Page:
Council supports calls to display tapestry in city
An ambitious bid could be launched by the city council to bring the Bayeux Tapestry to Canterbury, we can reveal.
French president Emmanuel Macron is expected to confirm today (Thursday) that the famed 11th century artefact will leave France for the first time in 950 years.
But it is believed no venues to host the 240ft-long tapestry have yet been decided upon.
And city chiefs say if that’s the case, they’ll look to ensure Canterbury is in the running to host such a prestigious exhibition.
Historians believe the tapestry, which depicts the Norman conquest of Britain and has been kept in a museum in Bayeux in Normandy for 950 years, was actually made in Canterbury.
Now the city council says it will work with other local organisations in an effort to bring it back to the city if the opportunity arises.
French and British culture officials have apparently been talking for months about the possibility of the precious work being loaned for exhibition to the UK.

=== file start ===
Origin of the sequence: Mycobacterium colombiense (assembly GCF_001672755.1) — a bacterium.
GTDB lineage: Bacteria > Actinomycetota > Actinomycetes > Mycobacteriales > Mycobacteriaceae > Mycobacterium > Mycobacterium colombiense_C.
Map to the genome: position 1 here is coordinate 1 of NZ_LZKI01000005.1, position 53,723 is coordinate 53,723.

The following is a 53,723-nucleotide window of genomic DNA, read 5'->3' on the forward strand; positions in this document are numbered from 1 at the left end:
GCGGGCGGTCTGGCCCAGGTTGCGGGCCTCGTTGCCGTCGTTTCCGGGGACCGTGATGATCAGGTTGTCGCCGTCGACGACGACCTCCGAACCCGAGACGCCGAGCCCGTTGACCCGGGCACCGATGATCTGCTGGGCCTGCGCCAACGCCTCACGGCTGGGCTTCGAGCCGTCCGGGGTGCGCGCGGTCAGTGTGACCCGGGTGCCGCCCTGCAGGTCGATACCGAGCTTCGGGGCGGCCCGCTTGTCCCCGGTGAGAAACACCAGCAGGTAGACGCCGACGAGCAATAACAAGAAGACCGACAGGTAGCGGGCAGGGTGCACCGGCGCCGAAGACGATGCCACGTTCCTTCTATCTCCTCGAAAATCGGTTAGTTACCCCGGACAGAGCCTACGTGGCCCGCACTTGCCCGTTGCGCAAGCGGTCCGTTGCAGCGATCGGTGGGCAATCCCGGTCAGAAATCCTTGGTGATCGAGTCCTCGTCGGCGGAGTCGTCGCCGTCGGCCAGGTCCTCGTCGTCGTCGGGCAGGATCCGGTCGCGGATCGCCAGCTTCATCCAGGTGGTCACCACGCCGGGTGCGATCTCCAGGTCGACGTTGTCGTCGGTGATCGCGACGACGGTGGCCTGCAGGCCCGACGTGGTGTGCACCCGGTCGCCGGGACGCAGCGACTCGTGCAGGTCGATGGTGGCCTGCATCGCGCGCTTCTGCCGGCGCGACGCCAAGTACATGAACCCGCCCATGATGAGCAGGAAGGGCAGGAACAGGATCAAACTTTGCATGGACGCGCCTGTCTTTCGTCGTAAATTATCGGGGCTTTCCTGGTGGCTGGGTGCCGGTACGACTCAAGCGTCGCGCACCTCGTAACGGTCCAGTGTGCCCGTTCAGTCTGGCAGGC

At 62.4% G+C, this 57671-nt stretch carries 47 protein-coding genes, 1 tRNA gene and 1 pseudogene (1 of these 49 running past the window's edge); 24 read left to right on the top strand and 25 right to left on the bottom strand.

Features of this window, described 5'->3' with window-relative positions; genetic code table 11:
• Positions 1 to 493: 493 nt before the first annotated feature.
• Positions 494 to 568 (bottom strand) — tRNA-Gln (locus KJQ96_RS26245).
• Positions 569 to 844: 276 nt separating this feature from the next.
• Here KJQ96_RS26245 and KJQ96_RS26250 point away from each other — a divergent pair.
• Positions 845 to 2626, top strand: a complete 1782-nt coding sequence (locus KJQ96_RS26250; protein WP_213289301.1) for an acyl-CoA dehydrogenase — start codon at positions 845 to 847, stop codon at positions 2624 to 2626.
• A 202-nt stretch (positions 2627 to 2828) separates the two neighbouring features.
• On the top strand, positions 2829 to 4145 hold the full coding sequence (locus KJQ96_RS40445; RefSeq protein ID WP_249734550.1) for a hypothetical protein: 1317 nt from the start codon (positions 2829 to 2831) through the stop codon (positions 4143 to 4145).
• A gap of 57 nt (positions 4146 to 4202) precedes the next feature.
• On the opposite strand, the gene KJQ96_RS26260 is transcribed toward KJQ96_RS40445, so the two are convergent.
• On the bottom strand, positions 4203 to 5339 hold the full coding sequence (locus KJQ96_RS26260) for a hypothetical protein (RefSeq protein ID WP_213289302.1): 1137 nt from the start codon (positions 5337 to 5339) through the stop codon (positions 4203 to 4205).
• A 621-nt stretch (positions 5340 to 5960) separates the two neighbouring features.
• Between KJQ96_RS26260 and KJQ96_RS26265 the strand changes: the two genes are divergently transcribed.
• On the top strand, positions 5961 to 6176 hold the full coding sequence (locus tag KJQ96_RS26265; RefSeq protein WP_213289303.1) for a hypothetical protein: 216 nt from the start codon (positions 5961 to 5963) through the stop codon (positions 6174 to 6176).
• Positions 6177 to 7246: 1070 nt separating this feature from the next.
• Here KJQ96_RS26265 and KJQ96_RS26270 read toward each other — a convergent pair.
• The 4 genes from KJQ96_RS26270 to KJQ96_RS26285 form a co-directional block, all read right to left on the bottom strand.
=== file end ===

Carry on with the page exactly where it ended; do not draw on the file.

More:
Bookmakers Ladbrokes was quoting 5-1 on it coming to Canterbury, but evens on it being displayed in the British Museum.
Council spokesman Rob Davies said: “It’s incredibly exciting that the Bayeux Tapestry may be coming to the UK.
“It is almost certainly true that it was made here, and there is a very credible argument that Canterbury, a modern city but with a strong reputation for heritage, is its natural home and should be the place where people get to see it.
“Although there has been no formal announcement yet, we’re already talking to other local organisations about the possibilities this opens up for Canterbury and will be pressing the city’s case at the earliest opportunity.”
However, leading city historian Paul Bennett of the Canterbury Archaeological Trust thinks it is unlikely to be shown anywhere in the city, despite its historical connections.
He said: “Because of its fragility, it has yet to be established whether the tapestry can even be moved from the museum in Bayeux.
“It’s a truly great thing and it will be wonderful if it can come to Britain where it would generate huge interest.
“There is a school of thought that it was made in Canterbury at St Augustine’s Abbey. But it’s a formidable thing and it’s hard to think where it could be displayed in the city.
“Even if it can be moved from France, I think it is more likely to be exhibited somewhere like the British Museum or V&A where it would be seen by many more people.”
Reports suggested the visit is not expected for a further five years.
What do you think? Email us at ken[email protected]mgroup.co.uk.
City chiefs are hoping to ensure Canterbury will be in the running to host the world-famous Bayeux Tapestry
Canterbury Archaeological Trust director Paull Bennett